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I have read this at many places, but do not understand. Why it is said that cout is more type safe than printf(). Just because it does not required to write %d %c %f or it has some deeper meaning.

Thanks in advance.

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because we explicitly pass format string suppose if I misspelled %d with %f then -- undefined behavior. – Grijesh Chauhan Jul 22 '13 at 13:57
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possible duplicate of printf vs cout in C++ – rohit shrivastava Jul 22 '13 at 13:58
    
Since you mention type safe, see stackoverflow.com/questions/4781819/printf-vs-stdcout and stackoverflow.com/questions/2017489/… and ... – devnull Jul 22 '13 at 13:58
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printf is a varadic function en.wikipedia.org/wiki/Variadic_function which are notoriously not type safe. – Shafik Yaghmour Jul 22 '13 at 13:58

This is why:

printf("%s\n", 42); // this will clobber the stream

This will cause a buffer overflow – the compiler cannot generally check that the format string in the first argument of printf corresponds to the types of the subsequent arguments. It could do this in the above case – because the string is hard-coded – and some compilers do.1 But in general the format string may be determined at runtime so the compiler cannot check its correctness.


1 But these checks are special-cased to printf. If you wrote your own myprintf function with the same signature as printf, there would be no way to check for type safety since the signature uses ellipsis ... which elides all type information inside the function.

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GCC's format attribute can be used to apply the same checks to your own myprintf function – Jonathan Wakely Jul 22 '13 at 14:11
    
Your example will not cause buffer overflow!!! It will just print string address. – LS_dev Jul 22 '13 at 15:16
    
@LS_dev Right, good observation. I’ve changed it. – Konrad Rudolph Jul 22 '13 at 15:25
    
Almost good - I think Access violation is most correct... – LS_dev Jul 22 '13 at 15:27

The printf family functions are variadic functions, as all of them uses ellipsis ... which means argument(s) of any type(s) can be passed to the function as far as ... is concerned. There is no restriction by the compiler, as there is no requirement on the types of the arguments. The compiler cannot impose any type-safety rule as the ellipsis ... allows ALL types. The function uses a format string to assume the argument type (even if there is a mismatch!!). The format string is read and interpreted at runtime, by which time the compiler cannot do anything if there is mismatch because the code is already compiled. So in this way, this is not type-safe. By type-safe, we usually mean that the compiler is able check type consistency of the programs, by imposing rules on the types of (unevaluated) expressions.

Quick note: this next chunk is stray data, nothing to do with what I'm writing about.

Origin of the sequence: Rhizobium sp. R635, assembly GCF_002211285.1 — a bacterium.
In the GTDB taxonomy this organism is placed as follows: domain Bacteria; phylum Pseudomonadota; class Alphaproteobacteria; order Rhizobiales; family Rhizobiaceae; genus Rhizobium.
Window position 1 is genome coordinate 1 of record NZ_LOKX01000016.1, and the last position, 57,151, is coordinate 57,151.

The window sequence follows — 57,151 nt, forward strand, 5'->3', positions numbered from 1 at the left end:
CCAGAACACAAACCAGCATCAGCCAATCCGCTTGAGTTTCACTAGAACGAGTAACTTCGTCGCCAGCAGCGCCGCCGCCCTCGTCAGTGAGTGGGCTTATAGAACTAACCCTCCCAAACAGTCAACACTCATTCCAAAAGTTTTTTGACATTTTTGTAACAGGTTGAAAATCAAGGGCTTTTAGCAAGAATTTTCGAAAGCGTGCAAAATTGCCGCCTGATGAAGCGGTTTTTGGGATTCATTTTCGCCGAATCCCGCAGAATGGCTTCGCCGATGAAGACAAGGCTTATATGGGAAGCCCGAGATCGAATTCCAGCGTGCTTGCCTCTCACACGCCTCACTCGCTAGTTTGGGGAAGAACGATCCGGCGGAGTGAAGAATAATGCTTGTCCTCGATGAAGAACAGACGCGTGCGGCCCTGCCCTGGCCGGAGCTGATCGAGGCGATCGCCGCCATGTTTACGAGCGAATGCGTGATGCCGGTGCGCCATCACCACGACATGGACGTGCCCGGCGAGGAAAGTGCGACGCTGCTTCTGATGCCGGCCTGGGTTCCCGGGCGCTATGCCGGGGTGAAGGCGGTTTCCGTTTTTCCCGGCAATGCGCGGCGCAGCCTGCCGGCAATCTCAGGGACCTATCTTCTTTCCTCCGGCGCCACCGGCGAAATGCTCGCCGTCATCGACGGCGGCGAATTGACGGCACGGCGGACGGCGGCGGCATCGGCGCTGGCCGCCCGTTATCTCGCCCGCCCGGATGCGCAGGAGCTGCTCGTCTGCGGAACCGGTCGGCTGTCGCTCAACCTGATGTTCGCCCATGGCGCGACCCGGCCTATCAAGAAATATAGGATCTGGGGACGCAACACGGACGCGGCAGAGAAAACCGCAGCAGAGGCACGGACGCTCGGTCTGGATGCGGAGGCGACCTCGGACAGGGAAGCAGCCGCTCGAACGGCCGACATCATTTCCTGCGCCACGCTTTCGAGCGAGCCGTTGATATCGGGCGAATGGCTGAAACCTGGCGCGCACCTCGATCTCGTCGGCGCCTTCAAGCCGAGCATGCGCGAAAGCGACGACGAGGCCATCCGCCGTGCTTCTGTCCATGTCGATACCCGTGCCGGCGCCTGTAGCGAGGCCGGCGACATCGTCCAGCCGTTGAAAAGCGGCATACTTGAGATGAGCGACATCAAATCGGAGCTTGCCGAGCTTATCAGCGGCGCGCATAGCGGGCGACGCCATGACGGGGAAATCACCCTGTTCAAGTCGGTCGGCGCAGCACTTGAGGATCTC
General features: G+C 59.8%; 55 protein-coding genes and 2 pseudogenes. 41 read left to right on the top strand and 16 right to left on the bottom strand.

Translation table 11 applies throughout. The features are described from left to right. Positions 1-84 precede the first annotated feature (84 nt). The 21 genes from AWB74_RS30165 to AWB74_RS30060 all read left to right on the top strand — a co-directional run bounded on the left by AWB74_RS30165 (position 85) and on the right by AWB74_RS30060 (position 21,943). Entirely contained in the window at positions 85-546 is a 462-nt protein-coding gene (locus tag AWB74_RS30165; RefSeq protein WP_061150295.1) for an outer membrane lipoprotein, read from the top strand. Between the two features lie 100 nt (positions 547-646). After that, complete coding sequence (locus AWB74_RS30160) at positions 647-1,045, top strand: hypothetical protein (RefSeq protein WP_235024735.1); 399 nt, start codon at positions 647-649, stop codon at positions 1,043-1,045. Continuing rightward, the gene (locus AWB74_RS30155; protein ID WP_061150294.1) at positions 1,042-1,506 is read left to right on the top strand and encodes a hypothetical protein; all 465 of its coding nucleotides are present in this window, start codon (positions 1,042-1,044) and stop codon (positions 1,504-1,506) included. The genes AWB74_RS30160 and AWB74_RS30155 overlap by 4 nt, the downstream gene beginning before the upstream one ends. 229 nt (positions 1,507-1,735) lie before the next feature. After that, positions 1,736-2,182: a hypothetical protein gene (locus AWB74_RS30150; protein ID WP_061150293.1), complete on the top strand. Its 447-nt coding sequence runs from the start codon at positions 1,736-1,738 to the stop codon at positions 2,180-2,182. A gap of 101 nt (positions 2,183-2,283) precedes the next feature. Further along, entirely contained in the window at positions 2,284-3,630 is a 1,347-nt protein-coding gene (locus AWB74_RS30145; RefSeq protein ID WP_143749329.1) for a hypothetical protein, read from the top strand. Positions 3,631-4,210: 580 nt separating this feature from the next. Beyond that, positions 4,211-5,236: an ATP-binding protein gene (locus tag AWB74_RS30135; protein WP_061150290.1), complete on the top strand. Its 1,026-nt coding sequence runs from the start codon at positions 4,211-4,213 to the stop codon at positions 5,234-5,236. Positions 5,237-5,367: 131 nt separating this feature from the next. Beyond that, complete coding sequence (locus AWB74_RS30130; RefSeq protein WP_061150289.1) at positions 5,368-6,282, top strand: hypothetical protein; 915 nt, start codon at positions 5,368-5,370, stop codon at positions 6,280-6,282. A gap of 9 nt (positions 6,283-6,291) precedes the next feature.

Note that if there is a mismatch (which the function cannot figure out!), the program enters into the undefined-behaviour zone, where the behavior of the program is not predictable and theoretically anything could happen.

You can extend the same logic to any variadic function functions such as scanf family.

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  1. the type system guarantees correctness with std::ostream but not printf. Konrad's answer is one example, but something like

    printf("%ld\n", 7);
    

    is also broken (assuming long and int are different sizes on your system). It may even work with one build target and fail with another. Trying to print typedefs like size_t has the same problem.

    This is (somewhat) solved with the the diagnostic provided by some compilers, but that doesn't help with the second sense:

  2. both type systems (the run-time type system used in the format string, and the compile-time system used in your code) cannot be kept in sync automatically. For example, printf interacts badly with templates:

    template <typename T> void print(T t) { printf("%d\n",t); }
    

    you can't make this correct for all types T- the best you can do is static_cast<int>(t) so it will fail to compile if T is not convertible to int. Compare

    template <typename T> void print(std::ostream& os, T t) { os << t << '\n'; }
    

    which selects the correct overload of operator<< for any T that has one.

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Generally, compilers can't check arguments from printf, don't even argument count, neither check if they are suited format string. They are "optimized" to do that work, but is a special case, and may fail. Example:

printf("%s %d\n", 1, "two", 3);

This will compile (unless optimized compiler detects failure), and at runtime, printf will consider first argument (1) a string and second ("two") a integer. printf will not even notice that there is a third argument, neither will notice if there aren't enough arguments!

Using cout, compiler must choose specific operator<< for each variable you insert. Example:

cout<<1<<"two"<<3<<endl;

Compiler must change this in calls to corresponding ostream&operator<<(int) and ostream&operator<<(const char*) (and also ostream&operator<<(ios&(*)(ios&))).

cout will also be faster, as there is no runtime interpretation of format string.

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From the C++ FAQ :

[15.1] Why should I use <iostream> instead of the traditional <cstdio>?

[...]

More type-safe: With , the type of object being I/O'd is known statically by the compiler. In contrast, uses "%" fields to figure out the types dynamically.

[...]

For printf, the compiler cannot check that the format script of the first argument corresponds to the types of the other arguments... In general it is done at runtime.

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